Piercings and tattoos should be concealed.
Venues and Resources
La Rural Predio Ferial de Buenos Aires is the main exhibit venue, with 500,000 square feet of pavilions and meeting facilities and 107,000 square feet of outdoor exhibition area. It is located in a tourist neighborhood near central Buenos Aires with many hotels and restaurants, and is 28 miles from Ministro Pistarini International Airport.
Centro Costa Salguero Exhibition Center has 215,000 square feet of exhibit space in six pavilions and 430,000 square feet of outdoor exhibition areas. The surrounding area is undeveloped for tourism and lacks public transportation. It is located approximately 25 miles from Ministro Pistarini International Airport.
The Association of Organizers and Providers for Expositions, Congresses, and Events (AOCA) is a network of exhibition organizers and suppliers throughout Argentina (www.aoca.org.ar).
Installation and Dismantle
There are no labor unions in Buenos Aires, and workers are typically available through the show organizer or an exhibit builder.
Exhibitors may set up their own booths, but should not attempt to hire local workers without going through a reputed vendor, as workers need insurance and proper documentation.
A certified electrician must install all electrical components.
The vast majority of local workers do not speak English, so have one bilingual worker in the booth at all times during I&D.
All exhibiting materials must be treated with a fireproofing substance, and fire extinguishers may be required based on the square footage of the exhibit. Refer to the exhibit manual for specifications.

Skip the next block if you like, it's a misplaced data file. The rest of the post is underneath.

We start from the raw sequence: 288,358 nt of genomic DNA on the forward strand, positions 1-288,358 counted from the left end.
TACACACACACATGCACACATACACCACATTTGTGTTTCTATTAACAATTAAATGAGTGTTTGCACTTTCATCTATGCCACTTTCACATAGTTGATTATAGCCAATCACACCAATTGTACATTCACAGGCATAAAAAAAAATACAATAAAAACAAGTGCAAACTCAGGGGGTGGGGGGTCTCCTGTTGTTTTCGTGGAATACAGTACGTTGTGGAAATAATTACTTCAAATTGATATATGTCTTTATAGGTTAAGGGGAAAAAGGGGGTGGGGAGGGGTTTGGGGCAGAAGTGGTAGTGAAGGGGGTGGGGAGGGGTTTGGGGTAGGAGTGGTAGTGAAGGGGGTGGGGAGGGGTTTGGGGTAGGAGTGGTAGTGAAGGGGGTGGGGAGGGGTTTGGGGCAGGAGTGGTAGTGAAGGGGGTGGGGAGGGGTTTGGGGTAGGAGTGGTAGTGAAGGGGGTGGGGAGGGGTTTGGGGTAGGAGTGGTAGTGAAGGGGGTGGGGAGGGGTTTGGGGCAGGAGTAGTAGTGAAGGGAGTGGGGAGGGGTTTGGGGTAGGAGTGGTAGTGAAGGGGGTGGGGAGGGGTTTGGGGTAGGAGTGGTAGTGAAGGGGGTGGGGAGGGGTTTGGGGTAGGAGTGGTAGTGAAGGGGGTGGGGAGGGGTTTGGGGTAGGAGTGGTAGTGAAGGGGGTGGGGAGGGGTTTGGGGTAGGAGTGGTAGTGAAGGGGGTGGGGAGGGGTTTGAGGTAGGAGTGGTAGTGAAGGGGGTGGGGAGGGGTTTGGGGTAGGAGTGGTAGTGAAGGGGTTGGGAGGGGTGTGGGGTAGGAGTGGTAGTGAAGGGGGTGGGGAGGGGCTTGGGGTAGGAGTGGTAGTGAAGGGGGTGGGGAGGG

General Facts and Tips
Argentinians are generally friendly and like to discuss their families and other nonbusiness matters. Building a personal relationship is important to business dealings.
Traditional Argentinian fare includes asado (barbecued meat), milanesas (breaded meat), and fugazetta pizza (cheese with onions).
Public transportation is affordable and convenient, but a hired car called a "remise" is the most advised method of travel. For safety's sake, only use taxis arranged in advance through your hotel, or cars bearing a "radio-taxi" sign.
Laptops and cellphones should be registered at customs on arrival and guarded closely during your stay, as theft from public spaces and hotel rooms can be an issue.
Many areas of Buenos Aires are considered unsafe, and walking alone anywhere except heavily touristed areas and attractions should be avoided.
Visitors from the United States should refer to themselves as North Americans rather than simply calling themselves American.
Buenos Aires has a relatively mild, temperate climate, but local attire and customs tend toward the conservative.
SOURCES
Fabricio Amilibia, manager, AAG Workshop, Sao Paulo, Brazil; Ben Einer, global marketing professional, Vancouver, British Columbia, Canada; Jeannine Swan, president, Global Exhibit Management, Fort Worth, TX; Bernardo Szulanski, CEO, Quiken, Buenos Aires